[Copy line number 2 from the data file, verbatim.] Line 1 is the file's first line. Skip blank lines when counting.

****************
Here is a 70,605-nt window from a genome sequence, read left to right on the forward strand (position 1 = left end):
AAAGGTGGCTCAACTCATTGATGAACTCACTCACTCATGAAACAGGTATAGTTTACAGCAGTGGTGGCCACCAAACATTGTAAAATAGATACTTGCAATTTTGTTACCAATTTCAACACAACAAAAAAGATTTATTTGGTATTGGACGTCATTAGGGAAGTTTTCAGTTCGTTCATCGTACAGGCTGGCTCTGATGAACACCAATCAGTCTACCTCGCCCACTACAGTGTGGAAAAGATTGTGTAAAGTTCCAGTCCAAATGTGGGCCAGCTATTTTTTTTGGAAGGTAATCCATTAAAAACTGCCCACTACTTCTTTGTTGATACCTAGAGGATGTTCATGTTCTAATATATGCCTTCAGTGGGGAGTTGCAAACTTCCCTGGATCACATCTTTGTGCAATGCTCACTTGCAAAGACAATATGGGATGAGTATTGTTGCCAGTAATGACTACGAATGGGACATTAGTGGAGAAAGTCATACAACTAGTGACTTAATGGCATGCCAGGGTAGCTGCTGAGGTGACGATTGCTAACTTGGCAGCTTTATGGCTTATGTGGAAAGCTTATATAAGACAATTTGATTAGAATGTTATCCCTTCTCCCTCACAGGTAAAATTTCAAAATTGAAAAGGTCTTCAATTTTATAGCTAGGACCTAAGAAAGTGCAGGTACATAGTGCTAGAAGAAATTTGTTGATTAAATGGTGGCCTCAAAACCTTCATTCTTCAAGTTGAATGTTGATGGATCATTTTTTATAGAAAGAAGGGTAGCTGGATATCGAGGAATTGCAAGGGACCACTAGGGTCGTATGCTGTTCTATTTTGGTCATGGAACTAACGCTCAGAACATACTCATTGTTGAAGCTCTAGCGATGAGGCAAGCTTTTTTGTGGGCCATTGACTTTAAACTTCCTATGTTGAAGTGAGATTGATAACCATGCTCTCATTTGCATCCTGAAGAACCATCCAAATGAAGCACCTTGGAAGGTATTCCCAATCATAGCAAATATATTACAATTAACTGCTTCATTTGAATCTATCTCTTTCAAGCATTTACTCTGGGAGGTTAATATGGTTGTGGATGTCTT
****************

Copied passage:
AAAGGTGGCTCAACTCATTGATGAACTCACTCACTCATGAAACAGGTATAGTTTACAGCAGTGGTGGCCACCAAACATTGTAAAATAGATACTTGCAATTTTGTTACCAATTTCAACACAACAAAAAAGATTTATTTGGTATTGGACGTCATTAGGGAAGTTTTCAGTTCGTTCATCGTACAGGCTGGCTCTGATGAACACCAATCAGTCTACCTCGCCCACTACAGTGTGGAAAAGATTGTGTAAAGTTCCAGTCCAAATGTGGGCCAGCTATTTTTTTTGGAAGGTAATCCATTAAAAACTGCCCACTACTTCTTTGTTGATACCTAGAGGATGTTCATGTTCTAATATATGCCTTCAGTGGGGAGTTGCAAACTTCCCTGGATCACATCTTTGTGCAATGCTCACTTGCAAAGACAATATGGGATGAGTATTGTTGCCAGTAATGACTACGAATGGGACATTAGTGGAGAAAGTCATACAACTAGTGACTTAATGGCATGCCAGGGTAGCTGCTGAGGTGACGATTGCTAACTTGGCAGCTTTATGGCTTATGTGGAAAGCTTATATAAGACAATTTGATTAGAATGTTATCCCTTCTCCCTCACAGGTAAAATTTCAAAATTGAAAAGGTCTTCAATTTTATAGCTAGGACCTAAGAAAGTGCAGGTACATAGTGCTAGAAGAAATTTGTTGATTAAATGGTGGCCTCAAAACCTTCATTCTTCAAGTTGAATGTTGATGGATCATTTTTTATAGAAAGAAGGGTAGCTGGATATCGAGGAATTGCAAGGGACCACTAGGGTCGTATGCTGTTCTATTTTGGTCATGGAACTAACGCTCAGAACATACTCATTGTTGAAGCTCTAGCGATGAGGCAAGCTTTTTTGTGGGCCATTGACTTTAAACTTCCTATGTTGAAGTGAGATTGATAACCATGCTCTCATTTGCATCCTGAAGAACCATCCAAATGAAGCACCTTGGAAGGTATTCCCAATCATAGCAAATATATTACAATTAACTGCTTCATTTGAATCTATCTCTTTCAAGCATTTACTCTGGGAGGTTAATATGGTTGTGGATGTCTT